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[COMMENT: Those most of all who need the open truth of
the matter are those who are afflicted with gender and sexual disorders.
For their sakes, we must pursue the truth -- at any cost to ourselves. If
the truth hurts, then hurt there will be. We have no other honorable or
Godly course to follow.
by Ken McGuire
It is vitally
important that Christians understand the truth about sexuality issues. Political
Correctness has clouded many of these issues to the point that it is almost
impossible to get to the truth.
For the sake of people suffering gender confusion it is vital that we not only know the truth but also that the Church offers help and compassion to sufferers. Only the truth can set them free.
that transsexualism is a biological condition for which sex-change surgery is
the only treatment is a total sham. This is the first part of a three part
series on transsexualism in which we will expose some astonishing facts behind
There is no doubt that transsexuals suffer from psychologically-based gender-role distress, personality disorders, sexual deviancies and other mental illnesses. The psychological and situational factors which cause transsexualism have been known and well documented for decades.
During the 1950s and 1960s, however, US endocrinologist Harry Benjamin theorized that there was a subgroup of transsexuals apart from the main - “true transsexuals” - who had been born with a brain of one sex and a body of another. He speculated that this was due to some kind of hormonal fluctuations in utero and that it could be resolved surgically, by physically altering the patient’s body to resemble that of the opposite sex.
It was also supposed that the “true transsexual” could easily be distinguished from the mentally ill because, again in theory, a “true transsexual” would describe feelings of having belonged to the opposite sex from birth, of having experienced great distress during puberty and a persistent discomfort in their biological gender role consistently throughout life.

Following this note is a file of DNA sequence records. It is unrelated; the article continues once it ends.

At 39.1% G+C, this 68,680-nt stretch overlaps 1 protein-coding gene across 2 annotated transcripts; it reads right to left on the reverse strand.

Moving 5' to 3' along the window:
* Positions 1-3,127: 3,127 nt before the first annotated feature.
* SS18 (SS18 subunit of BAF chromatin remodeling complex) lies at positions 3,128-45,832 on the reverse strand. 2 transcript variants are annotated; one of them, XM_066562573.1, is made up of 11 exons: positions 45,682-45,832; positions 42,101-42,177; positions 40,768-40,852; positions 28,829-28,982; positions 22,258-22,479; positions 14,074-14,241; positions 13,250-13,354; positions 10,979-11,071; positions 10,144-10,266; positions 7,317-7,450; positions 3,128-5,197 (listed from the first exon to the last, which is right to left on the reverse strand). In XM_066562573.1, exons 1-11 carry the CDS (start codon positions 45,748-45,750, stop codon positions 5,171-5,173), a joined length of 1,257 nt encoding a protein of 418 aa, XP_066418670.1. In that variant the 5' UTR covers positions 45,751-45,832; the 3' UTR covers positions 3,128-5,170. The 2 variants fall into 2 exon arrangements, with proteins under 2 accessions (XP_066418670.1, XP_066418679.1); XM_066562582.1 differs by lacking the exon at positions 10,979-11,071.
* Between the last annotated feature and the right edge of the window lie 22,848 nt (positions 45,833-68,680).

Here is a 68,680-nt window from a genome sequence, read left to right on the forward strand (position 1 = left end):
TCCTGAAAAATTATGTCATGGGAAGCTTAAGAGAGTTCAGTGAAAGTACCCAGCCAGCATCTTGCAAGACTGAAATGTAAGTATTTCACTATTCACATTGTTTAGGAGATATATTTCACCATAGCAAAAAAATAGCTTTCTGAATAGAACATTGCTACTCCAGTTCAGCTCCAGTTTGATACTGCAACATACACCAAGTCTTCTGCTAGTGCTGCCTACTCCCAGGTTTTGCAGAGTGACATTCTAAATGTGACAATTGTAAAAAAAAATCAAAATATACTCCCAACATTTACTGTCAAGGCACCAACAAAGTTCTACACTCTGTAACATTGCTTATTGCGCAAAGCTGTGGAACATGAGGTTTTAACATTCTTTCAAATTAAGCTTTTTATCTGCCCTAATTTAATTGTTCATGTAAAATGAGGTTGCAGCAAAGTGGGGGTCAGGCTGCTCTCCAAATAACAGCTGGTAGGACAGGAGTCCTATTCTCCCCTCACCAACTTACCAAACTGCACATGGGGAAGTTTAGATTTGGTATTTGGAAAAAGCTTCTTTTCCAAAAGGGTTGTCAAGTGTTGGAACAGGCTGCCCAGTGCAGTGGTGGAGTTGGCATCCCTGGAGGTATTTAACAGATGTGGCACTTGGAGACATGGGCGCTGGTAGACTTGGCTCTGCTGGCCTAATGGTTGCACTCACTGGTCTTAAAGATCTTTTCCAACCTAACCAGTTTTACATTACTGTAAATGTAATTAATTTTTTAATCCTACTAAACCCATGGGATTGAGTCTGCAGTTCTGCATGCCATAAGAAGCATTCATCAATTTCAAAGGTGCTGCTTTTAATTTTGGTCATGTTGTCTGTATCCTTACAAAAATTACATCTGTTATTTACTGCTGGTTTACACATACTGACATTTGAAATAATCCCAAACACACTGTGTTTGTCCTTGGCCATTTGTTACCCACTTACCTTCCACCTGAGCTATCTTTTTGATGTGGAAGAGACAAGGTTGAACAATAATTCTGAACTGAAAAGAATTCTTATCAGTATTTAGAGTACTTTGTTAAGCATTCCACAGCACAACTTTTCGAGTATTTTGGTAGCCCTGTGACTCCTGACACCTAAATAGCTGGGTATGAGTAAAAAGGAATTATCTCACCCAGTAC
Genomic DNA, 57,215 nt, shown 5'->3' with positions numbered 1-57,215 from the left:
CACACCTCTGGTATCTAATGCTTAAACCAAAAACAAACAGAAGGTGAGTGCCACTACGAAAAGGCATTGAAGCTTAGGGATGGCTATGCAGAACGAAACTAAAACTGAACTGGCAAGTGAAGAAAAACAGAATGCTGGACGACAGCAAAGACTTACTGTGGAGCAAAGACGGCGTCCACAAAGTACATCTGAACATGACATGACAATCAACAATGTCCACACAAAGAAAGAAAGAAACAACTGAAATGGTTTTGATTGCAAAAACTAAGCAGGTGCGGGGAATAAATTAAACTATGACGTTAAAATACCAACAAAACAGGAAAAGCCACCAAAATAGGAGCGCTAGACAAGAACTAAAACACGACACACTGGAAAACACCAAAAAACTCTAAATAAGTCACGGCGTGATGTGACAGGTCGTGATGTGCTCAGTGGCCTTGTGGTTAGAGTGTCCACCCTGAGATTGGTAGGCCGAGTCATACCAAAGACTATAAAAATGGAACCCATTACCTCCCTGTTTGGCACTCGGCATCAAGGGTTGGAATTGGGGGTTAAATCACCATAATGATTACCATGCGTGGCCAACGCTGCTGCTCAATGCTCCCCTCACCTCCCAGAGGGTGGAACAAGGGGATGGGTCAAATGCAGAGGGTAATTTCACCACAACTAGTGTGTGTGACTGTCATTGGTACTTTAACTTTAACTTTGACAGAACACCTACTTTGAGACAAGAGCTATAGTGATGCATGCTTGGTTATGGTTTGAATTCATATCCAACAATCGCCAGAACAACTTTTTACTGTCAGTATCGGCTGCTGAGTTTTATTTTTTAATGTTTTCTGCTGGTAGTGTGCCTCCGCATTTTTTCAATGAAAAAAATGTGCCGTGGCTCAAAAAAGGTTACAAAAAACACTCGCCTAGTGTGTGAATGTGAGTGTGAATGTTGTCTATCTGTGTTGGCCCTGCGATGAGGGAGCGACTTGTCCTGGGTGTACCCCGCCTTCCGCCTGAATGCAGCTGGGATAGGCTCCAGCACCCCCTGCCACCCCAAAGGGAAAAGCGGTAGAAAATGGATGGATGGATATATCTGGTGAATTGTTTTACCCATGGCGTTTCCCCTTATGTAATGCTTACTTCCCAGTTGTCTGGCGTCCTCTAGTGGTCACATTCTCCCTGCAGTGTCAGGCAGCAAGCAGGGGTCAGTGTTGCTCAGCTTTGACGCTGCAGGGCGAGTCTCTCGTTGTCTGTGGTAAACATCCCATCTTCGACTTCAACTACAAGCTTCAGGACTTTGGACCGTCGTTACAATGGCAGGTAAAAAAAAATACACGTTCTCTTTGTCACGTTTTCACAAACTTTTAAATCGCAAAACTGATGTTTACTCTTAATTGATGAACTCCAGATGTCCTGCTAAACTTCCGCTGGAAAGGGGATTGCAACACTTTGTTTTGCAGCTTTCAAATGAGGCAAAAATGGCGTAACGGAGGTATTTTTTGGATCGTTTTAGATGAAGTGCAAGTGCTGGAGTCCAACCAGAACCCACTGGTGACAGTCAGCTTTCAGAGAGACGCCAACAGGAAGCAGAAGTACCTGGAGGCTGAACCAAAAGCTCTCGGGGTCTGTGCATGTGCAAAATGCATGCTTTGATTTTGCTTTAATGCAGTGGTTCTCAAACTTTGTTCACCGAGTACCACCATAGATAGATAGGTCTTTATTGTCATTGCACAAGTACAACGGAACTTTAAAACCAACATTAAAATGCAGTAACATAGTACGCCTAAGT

Although these ideas were almost universally rejected by mental health professionals and despite the complete lack of any kind of scientific or medical evidence in support of such theories, a few practitioners in various places around the world - including Australian practitioners in both Melbourne and Sydney - commenced clandestine experiments on their patients. One such practitioner stated that: “The first male-to-female surgery in Melbourne was cloaked in the deepest secrecy. It was the late 1960s and the public would have been in uproar. The surgeon and his staff operated on Sundays so his colleagues would not know and the whole procedure was kept firmly underground.”
Sex-change specialists published some initial follow-up studies that minimized complications and gave glowing accounts of post-operative adjustment and then used these to persuade responsible authorities to establish “properly supervised programs”.
In 1969 the Melbourne team established their sex-change experiments under the guise of a “Transsexual Consultative Service” (TCS). The University of Melbourne Department of Psychiatry and the Mental Health Authority endorsed the service, which was located at Royal Park Hospital and funded by the Office of Psychiatric Services (OPS) of the Department of Health Victoria (HDV).
Medical practitioners and nursing staff who became aware of what was going on questioned whether performing the surgery was morally acceptable and whether or not it was a dangerous collusion with mental illness. Many of those initially willing to assist the sex-change specialists soon became disillusioned and ceased further involvement.
Consequently, sex-change experiments in Australia had to be moved from one medical facility to another until, by the late 1970s, there were no medical establishments left that were willing to host the sex-change surgeries.